This lecture will be held virtually via Zoom, as the guest speaker is based interstate.
This webinar will also be available to watch on the big screen in the ANZCA Queensland office, subject to demand. Please indicate when registering if you are interested in watching the lecture from the ANZCA Queensland office.
Can slow, deep breathing reduce pain, and if so how?
Recently, there has been increasing attention toward the complexity and biopsychosocial nature of pain, and the need for multidisciplinary pain management has been increasingly acknowledged. Various mind-body interventions are being used for pain management, and some of them have been found to be effective. Slow, deep breathing is a commonly applied mind-body intervention for the management of pain. Some of the previous clinical/experimental studies found an influence of slow, deep breathing on pain outcomes. However, the results have not been consistent and the underlying mechanisms are largely unknown. Some of the proposed mechanisms are emotional and cognitive modulation of pain perception and stimulation of the arterial baroreceptors and pulmonary vagal afferents.
Dr Gholamrezaei will present the results of multiple experimental studies evaluating the effect of slow, deep breathing on pain perception and investigating the underlying psychophysiological mechanisms. He will present how we study slow, deep breathing in the laboratory, how different breathing techniques can influence cardiovascular responses, and how such cardiovascular responses may explain the hypoalgesic effects of slow, deep breathing. He will then present his investigations on the effect of slow, deep breathing on different experimental models of somatic and visceral pain, what physiological and psychological responses can mediate the effects on pain, and what factors can moderate the effects. Finally, Dr Gholamrezaei will discuss the potential clinical implications of these findings.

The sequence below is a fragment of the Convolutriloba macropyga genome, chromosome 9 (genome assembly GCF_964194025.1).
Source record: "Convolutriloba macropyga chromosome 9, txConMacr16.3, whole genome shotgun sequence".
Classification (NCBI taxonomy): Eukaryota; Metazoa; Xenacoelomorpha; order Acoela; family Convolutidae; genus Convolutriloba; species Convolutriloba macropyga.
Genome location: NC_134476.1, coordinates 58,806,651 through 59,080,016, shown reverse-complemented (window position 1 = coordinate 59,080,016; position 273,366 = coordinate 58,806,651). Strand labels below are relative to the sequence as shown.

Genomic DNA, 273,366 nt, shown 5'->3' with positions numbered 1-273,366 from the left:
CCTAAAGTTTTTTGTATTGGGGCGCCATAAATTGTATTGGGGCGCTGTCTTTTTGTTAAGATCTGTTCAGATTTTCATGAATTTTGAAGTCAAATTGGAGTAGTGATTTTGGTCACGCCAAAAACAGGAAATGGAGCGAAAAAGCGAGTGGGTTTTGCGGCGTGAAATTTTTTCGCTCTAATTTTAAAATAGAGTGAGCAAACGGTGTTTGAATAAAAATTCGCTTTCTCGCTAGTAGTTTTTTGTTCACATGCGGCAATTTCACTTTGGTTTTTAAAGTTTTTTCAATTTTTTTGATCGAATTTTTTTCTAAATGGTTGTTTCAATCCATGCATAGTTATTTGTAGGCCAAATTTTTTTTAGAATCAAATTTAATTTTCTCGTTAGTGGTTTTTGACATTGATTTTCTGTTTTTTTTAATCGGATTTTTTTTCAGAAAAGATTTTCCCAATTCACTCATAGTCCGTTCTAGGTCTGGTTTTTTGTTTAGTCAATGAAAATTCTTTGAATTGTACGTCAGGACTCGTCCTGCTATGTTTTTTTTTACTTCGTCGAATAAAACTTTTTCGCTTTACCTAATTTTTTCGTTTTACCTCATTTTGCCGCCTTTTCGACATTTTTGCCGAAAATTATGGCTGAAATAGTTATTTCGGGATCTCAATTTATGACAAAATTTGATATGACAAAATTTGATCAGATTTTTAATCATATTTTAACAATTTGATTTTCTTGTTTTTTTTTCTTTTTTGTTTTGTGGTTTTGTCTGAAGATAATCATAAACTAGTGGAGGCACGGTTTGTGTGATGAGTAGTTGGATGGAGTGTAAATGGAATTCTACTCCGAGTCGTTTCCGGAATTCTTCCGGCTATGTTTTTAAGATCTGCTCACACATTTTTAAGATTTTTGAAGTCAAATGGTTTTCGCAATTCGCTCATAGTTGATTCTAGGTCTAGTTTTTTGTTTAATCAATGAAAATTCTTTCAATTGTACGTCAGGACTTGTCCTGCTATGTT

The webinar will commence at 7pm AEST.
Dr Ali Gholamrezaei
Pain Management Research Institute
University of Sydney, Australia
Dr Ali Gholamrezaei studied Medicine and worked as a general physician in Iran between 2010 and 2015. He also worked as a Clinical Research Associate in Medical Research Institutes in Iran for about 10 years and led and contributed to interdisciplinary research in chronic medical conditions. He conducted his PhD research at the University of Leuven (KU Leuven, Belgium) between 2015 and 2019, and conducted multiple experiments on breathing exercises as self-management techniques for pain and the underlying psychophysiological mechanisms.
Dr Ali Gholamrezaei is currently a Research Fellow at the Pain Management Research Institute working on the development and evaluation of digital behavioral interventions for chronic pain management. He is also interested in Experimental Health Psychology and Psychophysiology and has international collaborations in these fields.
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Knowledge and skills activities
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